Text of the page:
December 13th is the feast day of Santa Lucia, which has great significance in Sweden. The date of the feast falls very close to the winter solstice - the shortest day of the year - and many believe that as the name "Lucia" means "light", the saint signifies light and hope in the darkness of a cold northern winter.
The original Lucia was born in the late third century AD in Syracuse, Sicily, at a time when Christians were persecuted and forced to hide in the depths of the catacombs. Lucia secretly took food to them, and to light her way through the darkness underground, she wore a crown of candles on her head (a early form of the head-torch, I suppose) so that both her hands would be free to carry the food. The tradition of this candle crown lives on, in the way in which Lucia is commemorated today in homes and churches all over Sweden.
In the morning of December 13th the eldest daughter of the house dresses as Lucia, in a long white gown tied around the waist with a red ribbon (symbolising the saint's martyrdom). On her head she wears a crown of fresh greenery and lighted candles. Traditionally these are real candles, but the safety-conscious might prefer to use battery-powered ones.
If "Lucia" has younger siblings these may be her attendants. Her sisters will wear white robes with tinsel tied around their waists and heads, whilst her brothers will wear white robes and cone hats decorated with stars. Each will carry a single candle.
The children sing the traditional Sankta Lucia song as they serve their parents a festive breakfast consisting of coffee or mulled wine, together with special buns called Lussekatter. One of the legends of Saint Lucia is that she was blinded but her eyesight was miraculously restored, and she is often portrayed in art with her eyes on a plate. The shape of the buns, and the stragegically-placed currants used to decorate them, represent Lucia's eyes.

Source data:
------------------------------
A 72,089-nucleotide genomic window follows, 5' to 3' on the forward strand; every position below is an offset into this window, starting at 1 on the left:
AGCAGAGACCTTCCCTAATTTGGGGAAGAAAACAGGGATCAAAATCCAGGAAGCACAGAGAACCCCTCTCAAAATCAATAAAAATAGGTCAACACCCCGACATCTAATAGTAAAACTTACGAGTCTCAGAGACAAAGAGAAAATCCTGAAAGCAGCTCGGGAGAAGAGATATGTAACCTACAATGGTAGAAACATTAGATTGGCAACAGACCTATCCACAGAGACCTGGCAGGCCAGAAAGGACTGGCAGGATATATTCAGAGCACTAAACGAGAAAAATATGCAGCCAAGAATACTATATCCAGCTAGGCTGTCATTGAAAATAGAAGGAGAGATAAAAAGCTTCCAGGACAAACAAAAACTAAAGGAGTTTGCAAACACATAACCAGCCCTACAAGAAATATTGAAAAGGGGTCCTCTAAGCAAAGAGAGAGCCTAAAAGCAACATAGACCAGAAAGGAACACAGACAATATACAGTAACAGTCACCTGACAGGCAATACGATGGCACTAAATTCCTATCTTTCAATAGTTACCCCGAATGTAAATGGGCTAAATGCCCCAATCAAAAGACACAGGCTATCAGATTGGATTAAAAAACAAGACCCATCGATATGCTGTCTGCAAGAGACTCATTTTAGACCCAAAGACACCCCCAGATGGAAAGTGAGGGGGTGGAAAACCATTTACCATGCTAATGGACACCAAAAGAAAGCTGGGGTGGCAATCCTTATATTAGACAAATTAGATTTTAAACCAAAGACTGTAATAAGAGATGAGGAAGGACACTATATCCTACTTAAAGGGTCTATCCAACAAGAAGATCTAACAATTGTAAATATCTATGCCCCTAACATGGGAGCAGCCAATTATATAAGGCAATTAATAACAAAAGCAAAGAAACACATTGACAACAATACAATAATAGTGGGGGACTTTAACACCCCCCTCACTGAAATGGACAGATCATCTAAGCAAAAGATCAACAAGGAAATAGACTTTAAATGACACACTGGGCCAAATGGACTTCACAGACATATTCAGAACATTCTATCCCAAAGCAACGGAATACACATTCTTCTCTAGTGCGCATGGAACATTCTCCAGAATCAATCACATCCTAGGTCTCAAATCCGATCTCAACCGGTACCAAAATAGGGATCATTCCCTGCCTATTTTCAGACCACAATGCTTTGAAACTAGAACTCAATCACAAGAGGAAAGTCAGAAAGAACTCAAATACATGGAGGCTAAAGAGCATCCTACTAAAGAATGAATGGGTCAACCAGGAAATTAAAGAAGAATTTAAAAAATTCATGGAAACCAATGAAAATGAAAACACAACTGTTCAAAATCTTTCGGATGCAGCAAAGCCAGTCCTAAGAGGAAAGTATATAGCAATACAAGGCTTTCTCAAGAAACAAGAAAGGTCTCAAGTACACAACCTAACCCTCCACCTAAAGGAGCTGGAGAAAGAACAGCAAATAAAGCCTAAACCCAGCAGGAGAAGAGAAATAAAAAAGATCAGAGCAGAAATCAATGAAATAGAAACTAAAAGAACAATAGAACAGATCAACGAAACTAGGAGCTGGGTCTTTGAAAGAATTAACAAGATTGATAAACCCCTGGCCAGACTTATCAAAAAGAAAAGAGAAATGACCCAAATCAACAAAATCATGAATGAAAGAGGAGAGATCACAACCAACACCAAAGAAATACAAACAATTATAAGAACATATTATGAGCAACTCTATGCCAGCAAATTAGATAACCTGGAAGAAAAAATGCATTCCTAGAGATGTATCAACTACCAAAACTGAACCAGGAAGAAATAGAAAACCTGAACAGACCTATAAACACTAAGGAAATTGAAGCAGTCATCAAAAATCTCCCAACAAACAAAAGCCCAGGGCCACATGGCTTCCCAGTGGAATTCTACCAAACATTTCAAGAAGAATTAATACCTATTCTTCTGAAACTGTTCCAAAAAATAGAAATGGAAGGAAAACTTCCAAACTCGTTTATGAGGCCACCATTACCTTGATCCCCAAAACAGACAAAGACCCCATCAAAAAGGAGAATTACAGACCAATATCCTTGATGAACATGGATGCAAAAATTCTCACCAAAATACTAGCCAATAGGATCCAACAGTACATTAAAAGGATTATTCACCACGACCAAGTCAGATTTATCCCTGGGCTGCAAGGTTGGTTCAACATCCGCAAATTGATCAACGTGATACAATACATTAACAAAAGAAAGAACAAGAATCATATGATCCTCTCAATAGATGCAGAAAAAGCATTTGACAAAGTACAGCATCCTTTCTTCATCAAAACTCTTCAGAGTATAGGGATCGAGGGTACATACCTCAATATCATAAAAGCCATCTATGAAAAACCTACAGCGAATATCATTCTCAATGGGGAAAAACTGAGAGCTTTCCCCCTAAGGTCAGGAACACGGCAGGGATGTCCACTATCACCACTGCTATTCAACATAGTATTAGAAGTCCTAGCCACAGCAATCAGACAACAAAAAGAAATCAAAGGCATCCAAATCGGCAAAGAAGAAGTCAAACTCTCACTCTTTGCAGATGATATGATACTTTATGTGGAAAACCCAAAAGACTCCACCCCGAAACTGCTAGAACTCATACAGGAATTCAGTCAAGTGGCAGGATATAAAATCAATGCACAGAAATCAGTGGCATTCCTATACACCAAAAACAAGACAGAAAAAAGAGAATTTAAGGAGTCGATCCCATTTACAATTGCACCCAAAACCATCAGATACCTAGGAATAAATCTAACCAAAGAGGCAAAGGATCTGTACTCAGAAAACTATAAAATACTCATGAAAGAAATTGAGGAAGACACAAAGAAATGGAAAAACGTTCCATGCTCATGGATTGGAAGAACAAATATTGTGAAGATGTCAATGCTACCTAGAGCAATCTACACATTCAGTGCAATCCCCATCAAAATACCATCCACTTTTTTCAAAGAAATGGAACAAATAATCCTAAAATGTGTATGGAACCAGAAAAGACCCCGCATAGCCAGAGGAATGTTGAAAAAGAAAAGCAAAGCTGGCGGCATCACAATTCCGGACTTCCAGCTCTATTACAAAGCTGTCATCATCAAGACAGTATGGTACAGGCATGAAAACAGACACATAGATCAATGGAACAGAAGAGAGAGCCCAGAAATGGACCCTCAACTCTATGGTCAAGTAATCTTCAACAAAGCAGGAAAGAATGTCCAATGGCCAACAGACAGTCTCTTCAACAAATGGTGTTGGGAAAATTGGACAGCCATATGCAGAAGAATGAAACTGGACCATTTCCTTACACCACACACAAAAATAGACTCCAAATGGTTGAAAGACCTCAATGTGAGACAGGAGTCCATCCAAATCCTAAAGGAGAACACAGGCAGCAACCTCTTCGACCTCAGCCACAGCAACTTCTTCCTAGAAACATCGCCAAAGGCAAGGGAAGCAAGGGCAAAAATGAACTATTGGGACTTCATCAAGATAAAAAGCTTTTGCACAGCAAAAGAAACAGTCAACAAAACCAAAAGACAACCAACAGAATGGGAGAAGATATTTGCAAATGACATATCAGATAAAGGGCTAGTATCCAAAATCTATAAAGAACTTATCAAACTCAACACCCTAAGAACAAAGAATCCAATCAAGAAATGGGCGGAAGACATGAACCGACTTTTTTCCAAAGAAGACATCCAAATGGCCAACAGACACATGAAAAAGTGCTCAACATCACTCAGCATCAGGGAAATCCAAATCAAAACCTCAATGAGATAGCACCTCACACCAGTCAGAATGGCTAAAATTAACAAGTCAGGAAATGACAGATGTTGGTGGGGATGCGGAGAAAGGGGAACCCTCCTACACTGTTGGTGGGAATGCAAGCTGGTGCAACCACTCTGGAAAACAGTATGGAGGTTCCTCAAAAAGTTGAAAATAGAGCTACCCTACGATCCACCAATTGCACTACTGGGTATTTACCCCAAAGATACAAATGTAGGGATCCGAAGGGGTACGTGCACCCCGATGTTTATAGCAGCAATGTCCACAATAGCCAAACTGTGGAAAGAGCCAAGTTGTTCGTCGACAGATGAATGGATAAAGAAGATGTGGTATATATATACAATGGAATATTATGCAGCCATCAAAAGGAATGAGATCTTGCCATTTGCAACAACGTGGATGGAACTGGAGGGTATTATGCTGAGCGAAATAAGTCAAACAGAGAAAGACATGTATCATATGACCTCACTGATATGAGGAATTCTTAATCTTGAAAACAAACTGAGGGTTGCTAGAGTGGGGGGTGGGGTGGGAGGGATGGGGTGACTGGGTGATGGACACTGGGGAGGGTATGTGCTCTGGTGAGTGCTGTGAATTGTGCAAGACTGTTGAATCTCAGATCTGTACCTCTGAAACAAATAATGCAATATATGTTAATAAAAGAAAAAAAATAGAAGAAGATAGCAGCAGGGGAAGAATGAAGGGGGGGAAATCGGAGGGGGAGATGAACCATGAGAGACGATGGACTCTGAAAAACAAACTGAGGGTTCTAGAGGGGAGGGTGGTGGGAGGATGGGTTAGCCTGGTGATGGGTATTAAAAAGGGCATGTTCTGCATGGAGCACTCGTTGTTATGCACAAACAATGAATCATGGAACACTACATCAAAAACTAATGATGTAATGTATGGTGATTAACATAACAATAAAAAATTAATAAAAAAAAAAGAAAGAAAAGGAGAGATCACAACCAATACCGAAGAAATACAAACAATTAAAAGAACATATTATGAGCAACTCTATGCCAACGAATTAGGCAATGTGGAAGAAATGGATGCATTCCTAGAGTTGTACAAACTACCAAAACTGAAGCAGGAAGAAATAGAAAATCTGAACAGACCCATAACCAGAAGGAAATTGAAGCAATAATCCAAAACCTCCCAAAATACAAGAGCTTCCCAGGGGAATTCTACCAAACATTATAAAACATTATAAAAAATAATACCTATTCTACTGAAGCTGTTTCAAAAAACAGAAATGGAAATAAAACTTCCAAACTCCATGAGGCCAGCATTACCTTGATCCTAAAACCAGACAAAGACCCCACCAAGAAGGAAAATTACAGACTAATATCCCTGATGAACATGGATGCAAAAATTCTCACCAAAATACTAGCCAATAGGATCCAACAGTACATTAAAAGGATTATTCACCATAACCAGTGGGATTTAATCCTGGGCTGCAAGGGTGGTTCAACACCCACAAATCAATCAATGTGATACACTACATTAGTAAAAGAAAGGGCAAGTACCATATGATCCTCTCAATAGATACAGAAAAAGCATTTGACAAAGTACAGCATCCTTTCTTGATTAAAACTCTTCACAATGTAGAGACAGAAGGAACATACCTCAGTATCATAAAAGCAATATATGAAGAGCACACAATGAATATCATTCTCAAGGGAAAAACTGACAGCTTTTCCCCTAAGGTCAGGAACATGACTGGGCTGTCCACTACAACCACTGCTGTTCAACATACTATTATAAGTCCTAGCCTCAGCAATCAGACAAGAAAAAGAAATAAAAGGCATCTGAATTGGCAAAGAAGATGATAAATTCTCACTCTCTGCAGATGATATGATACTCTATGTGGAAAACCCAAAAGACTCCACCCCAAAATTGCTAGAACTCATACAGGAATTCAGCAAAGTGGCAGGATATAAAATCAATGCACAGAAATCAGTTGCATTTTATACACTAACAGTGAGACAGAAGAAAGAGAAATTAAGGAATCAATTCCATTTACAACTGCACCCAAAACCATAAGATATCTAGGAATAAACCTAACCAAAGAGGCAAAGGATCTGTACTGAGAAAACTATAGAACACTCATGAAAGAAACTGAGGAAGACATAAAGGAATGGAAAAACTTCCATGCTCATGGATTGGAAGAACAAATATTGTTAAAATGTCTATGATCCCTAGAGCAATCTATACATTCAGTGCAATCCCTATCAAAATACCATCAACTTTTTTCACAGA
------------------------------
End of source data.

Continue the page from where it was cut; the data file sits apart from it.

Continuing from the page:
If you'd like to try making some Lussekatter, here is a simple recipe. To make twelve buns, you will need:
300 ml whole milk
1 pack (0.5g) saffron
75g unsalted butter, cut into cubes
500g strong white bread flour
100g golden caster sugar
1 sachet (7g) fast-acting yeast
1 teaspoon salt
1 large egg, beaten, plus a little extra for glaze
a little oil
Put the milk into a small pan and heat gently until it starts to steam. Use a pestle and mortar to grind the saffron strands into a powder, and add this to the pan of milk along with the butter. Swirl the mixture around until the butter has melted, then set aside and leave to cool until it is lukewarm to the touch.
In a large bowl mix together the flour, caster sugar, salt and yeast. Make a well in the middle of the dry mixture, and pour in the milk mixture and the beaten egg. Mix together to form a sticky dough, then turn out on to a floured work surface and knead until smooth and elastic (this will take about ten minutes). Put the dough into a lightly-oiled bowl and cover with oiled cling film, then leave the bowl in a warm place for about an hour, until the dough has doubled in size.
Knock back the dough and divide it into twelve equal portions. Keep the pieces covered with oiled cling film whilst you make the rolls - this will stop the dough from drying out. Take each piece of dough in turn and roll it out into a 30cm-long strand. Roll up one end into the middle, turn it over and roll the other end into the middle, forming the dough into an S-shape. Put all the buns on to a large parchment-lined baking tray, lightly cover with oiled cling film, then leave them to prove until they are almost doubled in size. In the meantime, heat the oven to 200C (180C if you have a fan oven) or Gas Mark 6.
When the buns are ready to bake, remove the cling film, brush them with beaten egg, and press a currant into the centre of each spiral. Put the tray in the oven and bake for around 15 minutes. Allow to cool before serving. The buns are best eaten on the day they are made.
For a light-hearted but informative piece about the Lucia celebrations, take a look at this.
Thank you for your company. Be sure to visit the tour again tomorrow, when the guest is my dear friend Cathie Dunn.